There is no evidence given to support this view. The application lacks detailed plans, evidence or modelling of the alternatives to motor traffic growth. This sadly reflects the importance assigned to motor traffic flow in contrast to sustainable transport by most developers and local authorities. There is a whole industry built around the problems posed by growth in motor traffic, with specialist software, survey techniques, and design solutions which highways engineers will instinctively reach for. But remember! – the Sixth Carbon Budget requires us to steadily reduce the amount of car traffic year by year by about 3% for the foreseeable future. The National Transport Model, which the applicant draws on for the forecast growth, does not yet reflect this. It is a “predict and provide” model based on laissez-faire transport policies which are not equal to tackling the climate crisis.
The Transport Assessment acknowledges (para. 7.7.4) that “traffic growth forecasts at both a national and a local level have historically tended to significantly overestimate growth”. It also notes that changing patterns of work and employment, hastened by the pandemic, are likely to flatten the peak demand. But in order to come to a “robust” assessment, neither of these uncertainties have been factored in. Still less has the need to actually reduce, in absolute terms, traffic levels.
The result is that the planning application, as currently formulated, envisages large-scale works at two or three road junctions to accommodate traffic growth which the application acknowledges is likely to be overestimated – traffic growth which needs to be reversed to meet our climate commitments. These have been prioritised over unspecified improvements for sustainable transport, the effectiveness of which has not been quantified.
If the Council is serious about prioritising sustainable transport, as it has claimed in various policy documents, then the planning authority should be requiring a much higher standard of analysis from developers, and the highway authority should take a sustainable-first approach to mitigation of the impacts. The expectation can be set by the Council at the pre-application stage.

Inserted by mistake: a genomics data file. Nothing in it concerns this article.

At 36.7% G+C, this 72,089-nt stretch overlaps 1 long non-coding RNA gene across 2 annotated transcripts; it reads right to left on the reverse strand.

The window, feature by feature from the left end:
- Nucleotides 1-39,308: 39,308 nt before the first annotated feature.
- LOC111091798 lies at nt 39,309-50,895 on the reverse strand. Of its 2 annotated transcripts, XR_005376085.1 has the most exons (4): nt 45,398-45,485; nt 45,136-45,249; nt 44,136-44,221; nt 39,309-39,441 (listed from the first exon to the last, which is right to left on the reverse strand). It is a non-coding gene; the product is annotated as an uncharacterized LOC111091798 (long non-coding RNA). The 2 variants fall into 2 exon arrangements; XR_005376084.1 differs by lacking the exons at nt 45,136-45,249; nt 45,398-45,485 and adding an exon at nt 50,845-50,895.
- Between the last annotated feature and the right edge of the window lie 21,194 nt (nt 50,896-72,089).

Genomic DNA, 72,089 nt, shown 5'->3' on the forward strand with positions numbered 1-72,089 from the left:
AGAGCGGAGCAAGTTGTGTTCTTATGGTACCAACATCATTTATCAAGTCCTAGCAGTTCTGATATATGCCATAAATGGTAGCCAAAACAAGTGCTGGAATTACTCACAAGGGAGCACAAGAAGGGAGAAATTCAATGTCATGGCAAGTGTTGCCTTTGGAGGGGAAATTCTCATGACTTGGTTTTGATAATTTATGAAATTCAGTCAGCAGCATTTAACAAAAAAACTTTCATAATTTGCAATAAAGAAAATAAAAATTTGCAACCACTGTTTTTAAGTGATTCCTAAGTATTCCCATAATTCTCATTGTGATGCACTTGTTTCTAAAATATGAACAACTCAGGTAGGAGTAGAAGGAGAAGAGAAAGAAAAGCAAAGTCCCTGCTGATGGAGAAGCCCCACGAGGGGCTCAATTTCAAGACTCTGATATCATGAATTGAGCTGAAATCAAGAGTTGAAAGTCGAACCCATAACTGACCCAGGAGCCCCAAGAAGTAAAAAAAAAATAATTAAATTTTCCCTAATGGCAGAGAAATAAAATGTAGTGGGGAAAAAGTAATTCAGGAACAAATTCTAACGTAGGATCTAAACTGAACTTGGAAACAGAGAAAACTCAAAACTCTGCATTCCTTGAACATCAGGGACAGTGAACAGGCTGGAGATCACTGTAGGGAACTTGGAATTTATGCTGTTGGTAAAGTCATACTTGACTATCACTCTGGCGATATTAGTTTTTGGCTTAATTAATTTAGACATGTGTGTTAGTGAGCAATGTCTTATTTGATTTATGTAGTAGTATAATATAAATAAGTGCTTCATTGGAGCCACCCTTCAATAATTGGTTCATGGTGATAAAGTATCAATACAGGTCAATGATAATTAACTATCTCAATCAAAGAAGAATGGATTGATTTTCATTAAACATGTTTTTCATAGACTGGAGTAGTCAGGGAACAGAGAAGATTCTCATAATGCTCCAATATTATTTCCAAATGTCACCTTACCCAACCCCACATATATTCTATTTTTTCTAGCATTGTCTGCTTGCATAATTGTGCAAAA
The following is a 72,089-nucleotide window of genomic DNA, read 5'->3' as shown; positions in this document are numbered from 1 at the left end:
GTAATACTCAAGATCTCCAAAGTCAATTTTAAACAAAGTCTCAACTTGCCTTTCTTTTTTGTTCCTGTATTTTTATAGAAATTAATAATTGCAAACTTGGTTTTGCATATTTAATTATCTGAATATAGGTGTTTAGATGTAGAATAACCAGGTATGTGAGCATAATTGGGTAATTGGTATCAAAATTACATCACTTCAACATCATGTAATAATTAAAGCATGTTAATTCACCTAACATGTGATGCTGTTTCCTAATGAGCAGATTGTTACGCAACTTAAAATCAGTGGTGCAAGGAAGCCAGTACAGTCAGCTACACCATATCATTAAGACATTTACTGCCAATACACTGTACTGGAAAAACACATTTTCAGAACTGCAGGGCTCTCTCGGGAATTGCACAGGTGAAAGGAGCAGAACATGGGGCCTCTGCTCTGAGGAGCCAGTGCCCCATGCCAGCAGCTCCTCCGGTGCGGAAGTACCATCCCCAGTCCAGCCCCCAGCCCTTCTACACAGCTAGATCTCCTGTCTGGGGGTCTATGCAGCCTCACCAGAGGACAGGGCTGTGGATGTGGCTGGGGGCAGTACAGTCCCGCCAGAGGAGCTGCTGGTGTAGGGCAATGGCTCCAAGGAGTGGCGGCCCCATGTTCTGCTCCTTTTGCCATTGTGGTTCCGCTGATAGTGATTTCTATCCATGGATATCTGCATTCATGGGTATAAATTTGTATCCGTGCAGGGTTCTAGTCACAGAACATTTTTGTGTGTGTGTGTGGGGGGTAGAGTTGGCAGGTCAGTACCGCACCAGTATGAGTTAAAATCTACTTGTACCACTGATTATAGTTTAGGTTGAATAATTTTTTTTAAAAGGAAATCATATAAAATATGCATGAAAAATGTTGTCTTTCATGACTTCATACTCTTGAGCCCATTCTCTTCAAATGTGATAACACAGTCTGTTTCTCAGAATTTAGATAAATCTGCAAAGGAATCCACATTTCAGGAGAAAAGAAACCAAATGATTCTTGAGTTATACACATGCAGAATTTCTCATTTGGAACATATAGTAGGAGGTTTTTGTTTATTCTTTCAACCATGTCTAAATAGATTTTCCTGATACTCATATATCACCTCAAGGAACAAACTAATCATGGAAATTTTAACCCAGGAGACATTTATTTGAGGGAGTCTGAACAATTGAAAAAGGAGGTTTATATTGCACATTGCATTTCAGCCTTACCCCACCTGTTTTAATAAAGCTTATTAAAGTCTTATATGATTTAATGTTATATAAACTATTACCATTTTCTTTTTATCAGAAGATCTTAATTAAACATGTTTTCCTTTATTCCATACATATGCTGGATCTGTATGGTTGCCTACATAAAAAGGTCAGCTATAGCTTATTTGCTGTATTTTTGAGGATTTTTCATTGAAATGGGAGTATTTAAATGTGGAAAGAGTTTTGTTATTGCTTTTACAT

Most development proposals have some downsides, and determining whether an application should be approved is a matter of balancing different policies and needs. To do this, planners and planning committees have to judge how much weight to give when an application does not fully comply with a policy by comparison with any benefits that will result. I would argue that in the context of the climate emergency, where we have to make a transition in transport “like none we have attempted before” (to quote Professor Greg Marsden), considerable weight needs to be given to the planning policies which favour sustainable transport.
Many developers quote from National Planning Policy Framework paragraph 109 which states that
Development should only be prevented or refused on highways grounds if there would be an unacceptable impact on highway safety, or the residual cumulative impacts on the road network would be severe.
The wording in earlier versions of the NPPF referred to “transport grounds” rather than “highways grounds” and developers and the Council sometimes still use the old wording. The change, however, was deliberate and significant. It signifies that development may be refused on various other transport grounds, such as poor provision for sustainable transport, without there necessarily being severe residual impacts on the road network.